Coming into 2004, the talk around the Minnesota football team was that the defense would be much improved from last year's. So far, they have yet to impress most of the college football world with their defensive unit. After holding a potent Toledo offense to 406 yards on 59 plays, the team suffered a blow giving up a staggering 480 yards on 89 plays to lowly Illinois State. If the Gophers hope to have any success defensively against Colorado State, their pass defense has to step up their performance.
Colorado State Backfield vs. Minnesota Linebackers
Many fans thought Colorado State would have a huge void at the quarterback position after losing Bradlee Van Pelt to graduation. Despite the doubts, this season the Rams have been led offensively by their signal caller, Justin Holland. He is still fairly inexperienced, having started only three games in his career. However, his production this year has been quite good. In their first game against Colorado, Holland threw for 403 yards and 2 touchdowns in a losing effort. He rallied his team from a 17 point first half deficit and almost led the team to a victory, driving the team down to the 1 yard line before time ran out. He has had problems with interceptions, however, throwing 4 against Southern Cal and 1 against Colorado.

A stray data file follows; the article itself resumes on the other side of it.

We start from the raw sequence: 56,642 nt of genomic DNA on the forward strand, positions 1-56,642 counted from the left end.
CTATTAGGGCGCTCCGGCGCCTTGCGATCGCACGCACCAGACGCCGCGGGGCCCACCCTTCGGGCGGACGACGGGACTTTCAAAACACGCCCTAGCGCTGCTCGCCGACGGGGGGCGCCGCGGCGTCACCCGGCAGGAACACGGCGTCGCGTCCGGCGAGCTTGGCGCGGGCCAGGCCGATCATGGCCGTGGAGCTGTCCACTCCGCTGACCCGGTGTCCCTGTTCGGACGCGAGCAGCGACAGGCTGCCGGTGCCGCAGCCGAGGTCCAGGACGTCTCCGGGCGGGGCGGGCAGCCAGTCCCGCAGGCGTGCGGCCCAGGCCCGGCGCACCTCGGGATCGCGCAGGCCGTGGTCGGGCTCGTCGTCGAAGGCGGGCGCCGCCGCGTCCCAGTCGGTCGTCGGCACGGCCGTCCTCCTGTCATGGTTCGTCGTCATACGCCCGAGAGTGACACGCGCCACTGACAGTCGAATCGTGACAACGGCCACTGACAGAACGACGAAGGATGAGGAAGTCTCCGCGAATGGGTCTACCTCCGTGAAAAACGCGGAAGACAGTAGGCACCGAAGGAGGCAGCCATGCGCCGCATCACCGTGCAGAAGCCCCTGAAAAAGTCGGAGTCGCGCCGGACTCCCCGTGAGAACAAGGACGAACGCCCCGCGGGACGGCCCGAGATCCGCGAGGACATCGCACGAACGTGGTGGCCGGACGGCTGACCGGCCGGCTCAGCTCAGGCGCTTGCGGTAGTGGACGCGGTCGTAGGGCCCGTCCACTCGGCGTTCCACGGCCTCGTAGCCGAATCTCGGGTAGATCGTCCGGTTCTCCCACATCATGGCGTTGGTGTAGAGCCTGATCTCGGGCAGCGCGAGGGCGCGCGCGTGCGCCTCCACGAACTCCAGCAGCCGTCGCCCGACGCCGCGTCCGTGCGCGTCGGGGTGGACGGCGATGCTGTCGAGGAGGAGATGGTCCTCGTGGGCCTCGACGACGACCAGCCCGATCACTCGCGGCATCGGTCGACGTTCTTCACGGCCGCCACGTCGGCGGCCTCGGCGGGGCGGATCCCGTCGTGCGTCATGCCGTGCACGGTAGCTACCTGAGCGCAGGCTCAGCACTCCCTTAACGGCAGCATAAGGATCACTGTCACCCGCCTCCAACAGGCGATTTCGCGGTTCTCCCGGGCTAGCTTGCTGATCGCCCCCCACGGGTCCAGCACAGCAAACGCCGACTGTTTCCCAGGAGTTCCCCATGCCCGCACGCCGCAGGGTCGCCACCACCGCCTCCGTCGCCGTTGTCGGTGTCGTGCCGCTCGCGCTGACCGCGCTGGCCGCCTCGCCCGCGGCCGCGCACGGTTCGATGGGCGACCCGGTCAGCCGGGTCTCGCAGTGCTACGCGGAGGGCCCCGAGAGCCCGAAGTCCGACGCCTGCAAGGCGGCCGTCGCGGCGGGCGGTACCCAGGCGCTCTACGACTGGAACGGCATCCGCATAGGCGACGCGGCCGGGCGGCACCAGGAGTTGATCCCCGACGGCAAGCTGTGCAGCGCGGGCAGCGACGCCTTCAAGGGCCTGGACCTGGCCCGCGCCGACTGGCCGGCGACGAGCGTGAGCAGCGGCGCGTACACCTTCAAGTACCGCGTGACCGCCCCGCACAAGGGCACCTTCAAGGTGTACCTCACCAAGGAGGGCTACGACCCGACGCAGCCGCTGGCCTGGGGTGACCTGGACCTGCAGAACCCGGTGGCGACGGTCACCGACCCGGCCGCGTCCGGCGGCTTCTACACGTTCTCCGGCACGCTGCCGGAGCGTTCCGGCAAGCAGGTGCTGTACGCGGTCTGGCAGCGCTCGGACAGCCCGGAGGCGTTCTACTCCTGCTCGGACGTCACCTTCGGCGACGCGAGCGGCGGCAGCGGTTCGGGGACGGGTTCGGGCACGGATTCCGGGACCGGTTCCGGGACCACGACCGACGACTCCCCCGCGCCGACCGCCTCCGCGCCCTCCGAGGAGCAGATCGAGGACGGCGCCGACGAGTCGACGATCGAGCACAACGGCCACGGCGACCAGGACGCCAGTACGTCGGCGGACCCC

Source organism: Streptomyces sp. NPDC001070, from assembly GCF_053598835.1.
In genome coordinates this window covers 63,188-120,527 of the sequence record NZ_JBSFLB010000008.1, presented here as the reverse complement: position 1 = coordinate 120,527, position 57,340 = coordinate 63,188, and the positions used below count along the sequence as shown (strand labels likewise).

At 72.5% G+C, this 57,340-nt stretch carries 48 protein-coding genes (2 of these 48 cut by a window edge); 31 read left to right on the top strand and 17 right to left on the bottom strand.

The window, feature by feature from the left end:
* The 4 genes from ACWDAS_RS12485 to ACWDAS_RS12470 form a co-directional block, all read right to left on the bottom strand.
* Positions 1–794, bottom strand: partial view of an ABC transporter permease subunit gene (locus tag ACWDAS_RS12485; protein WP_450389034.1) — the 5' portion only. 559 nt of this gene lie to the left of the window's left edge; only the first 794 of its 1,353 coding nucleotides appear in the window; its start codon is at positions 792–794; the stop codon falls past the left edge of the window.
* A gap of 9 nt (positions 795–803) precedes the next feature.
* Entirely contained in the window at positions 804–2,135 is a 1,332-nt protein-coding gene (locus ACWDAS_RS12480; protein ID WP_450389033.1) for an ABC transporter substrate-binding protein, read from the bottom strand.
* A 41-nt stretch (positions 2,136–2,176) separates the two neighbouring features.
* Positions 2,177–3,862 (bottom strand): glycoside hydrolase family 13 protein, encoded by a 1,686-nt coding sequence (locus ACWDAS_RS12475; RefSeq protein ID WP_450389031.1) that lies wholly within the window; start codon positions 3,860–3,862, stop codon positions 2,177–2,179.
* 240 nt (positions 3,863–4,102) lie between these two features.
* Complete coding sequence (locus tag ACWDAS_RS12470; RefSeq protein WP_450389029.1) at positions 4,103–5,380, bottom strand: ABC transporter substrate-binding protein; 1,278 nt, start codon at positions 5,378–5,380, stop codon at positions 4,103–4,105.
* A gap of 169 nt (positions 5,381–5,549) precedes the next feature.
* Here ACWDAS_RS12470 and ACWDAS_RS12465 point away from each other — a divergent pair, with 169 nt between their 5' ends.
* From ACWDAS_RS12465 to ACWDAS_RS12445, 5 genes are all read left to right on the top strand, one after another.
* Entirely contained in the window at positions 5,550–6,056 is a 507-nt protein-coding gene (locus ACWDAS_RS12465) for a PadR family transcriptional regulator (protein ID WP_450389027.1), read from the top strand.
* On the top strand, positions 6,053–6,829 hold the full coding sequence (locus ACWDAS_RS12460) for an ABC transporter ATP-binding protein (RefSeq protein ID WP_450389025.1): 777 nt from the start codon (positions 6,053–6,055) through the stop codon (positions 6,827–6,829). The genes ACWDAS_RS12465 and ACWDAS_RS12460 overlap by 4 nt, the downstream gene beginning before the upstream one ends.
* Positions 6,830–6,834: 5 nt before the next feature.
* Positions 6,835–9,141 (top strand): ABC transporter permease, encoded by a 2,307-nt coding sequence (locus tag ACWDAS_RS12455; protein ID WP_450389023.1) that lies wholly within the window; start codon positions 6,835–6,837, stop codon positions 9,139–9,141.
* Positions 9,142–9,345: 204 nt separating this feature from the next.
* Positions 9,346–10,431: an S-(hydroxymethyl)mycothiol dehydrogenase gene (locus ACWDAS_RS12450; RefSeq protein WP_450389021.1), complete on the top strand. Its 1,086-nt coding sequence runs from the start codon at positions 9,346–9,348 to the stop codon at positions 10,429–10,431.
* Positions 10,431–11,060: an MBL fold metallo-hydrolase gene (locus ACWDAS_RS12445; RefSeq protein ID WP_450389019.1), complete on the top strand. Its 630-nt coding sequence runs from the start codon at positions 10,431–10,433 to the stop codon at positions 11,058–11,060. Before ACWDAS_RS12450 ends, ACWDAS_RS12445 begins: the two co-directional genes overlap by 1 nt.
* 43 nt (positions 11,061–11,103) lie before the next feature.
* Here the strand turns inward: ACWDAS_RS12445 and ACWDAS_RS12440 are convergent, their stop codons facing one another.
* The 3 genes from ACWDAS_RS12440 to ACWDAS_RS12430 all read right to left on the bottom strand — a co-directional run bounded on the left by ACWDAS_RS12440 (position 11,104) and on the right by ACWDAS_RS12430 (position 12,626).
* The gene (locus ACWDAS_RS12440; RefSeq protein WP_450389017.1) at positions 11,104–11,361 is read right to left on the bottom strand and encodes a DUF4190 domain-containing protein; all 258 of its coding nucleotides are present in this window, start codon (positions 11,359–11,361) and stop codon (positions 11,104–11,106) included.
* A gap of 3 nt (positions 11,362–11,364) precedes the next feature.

The Ram running backs have been almost an afterthought for this offense, combining for just 138 yards on 47 carries this season, a meager 2.9 yard average. Senior Marcus Houston and junior Uldis Jaunarajs get most of the carries, though junior Tristan Walker has 8 carries in this young season.
The Minnesota linebacking corps has been led thus far by Terrance Campbell and Kyle McKenzie, who have recorded 11.5 and 10.5 tackles, respectively. Against Colorado State's aerial offense, the linebackers will not have to worry so much about their run stopping as their pass coverage. The game for Illinois State should have been a wake up call for these players and coaches, and against the Rams I would expect to see more blitzes from the linebackers in an attempt to hurry Justin Holland's passes.